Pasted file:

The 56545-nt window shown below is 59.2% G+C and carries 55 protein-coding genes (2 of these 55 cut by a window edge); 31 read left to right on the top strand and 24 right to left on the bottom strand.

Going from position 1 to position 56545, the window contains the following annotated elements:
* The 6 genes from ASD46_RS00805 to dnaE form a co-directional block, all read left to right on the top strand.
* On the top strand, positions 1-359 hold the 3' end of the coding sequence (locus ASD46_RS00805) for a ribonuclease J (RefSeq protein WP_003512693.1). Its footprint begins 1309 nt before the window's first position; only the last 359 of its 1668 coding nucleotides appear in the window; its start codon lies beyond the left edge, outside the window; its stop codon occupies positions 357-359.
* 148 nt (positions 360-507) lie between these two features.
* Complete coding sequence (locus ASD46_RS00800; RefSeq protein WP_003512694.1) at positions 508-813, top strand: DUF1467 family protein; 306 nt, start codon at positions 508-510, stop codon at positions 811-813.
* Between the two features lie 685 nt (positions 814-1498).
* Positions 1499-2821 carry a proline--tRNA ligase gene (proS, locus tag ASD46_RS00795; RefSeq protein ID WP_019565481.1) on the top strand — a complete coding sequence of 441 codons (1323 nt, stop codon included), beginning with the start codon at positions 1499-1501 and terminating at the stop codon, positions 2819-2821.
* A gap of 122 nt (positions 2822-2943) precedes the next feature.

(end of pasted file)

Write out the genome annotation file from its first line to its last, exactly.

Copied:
The 56545-nt window shown below is 59.2% G+C and carries 55 protein-coding genes (2 of these 55 cut by a window edge); 31 read left to right on the top strand and 24 right to left on the bottom strand.

Going from position 1 to position 56545, the window contains the following annotated elements:
* The 6 genes from ASD46_RS00805 to dnaE form a co-directional block, all read left to right on the top strand.
* On the top strand, positions 1-359 hold the 3' end of the coding sequence (locus ASD46_RS00805) for a ribonuclease J (RefSeq protein WP_003512693.1). Its footprint begins 1309 nt before the window's first position; only the last 359 of its 1668 coding nucleotides appear in the window; its start codon lies beyond the left edge, outside the window; its stop codon occupies positions 357-359.
* 148 nt (positions 360-507) lie between these two features.
* Complete coding sequence (locus ASD46_RS00800; RefSeq protein WP_003512694.1) at positions 508-813, top strand: DUF1467 family protein; 306 nt, start codon at positions 508-510, stop codon at positions 811-813.
* Between the two features lie 685 nt (positions 814-1498).
* Positions 1499-2821 carry a proline--tRNA ligase gene (proS, locus tag ASD46_RS00795; RefSeq protein ID WP_019565481.1) on the top strand — a complete coding sequence of 441 codons (1323 nt, stop codon included), beginning with the start codon at positions 1499-1501 and terminating at the stop codon, positions 2819-2821.
* A gap of 122 nt (positions 2822-2943) precedes the next feature.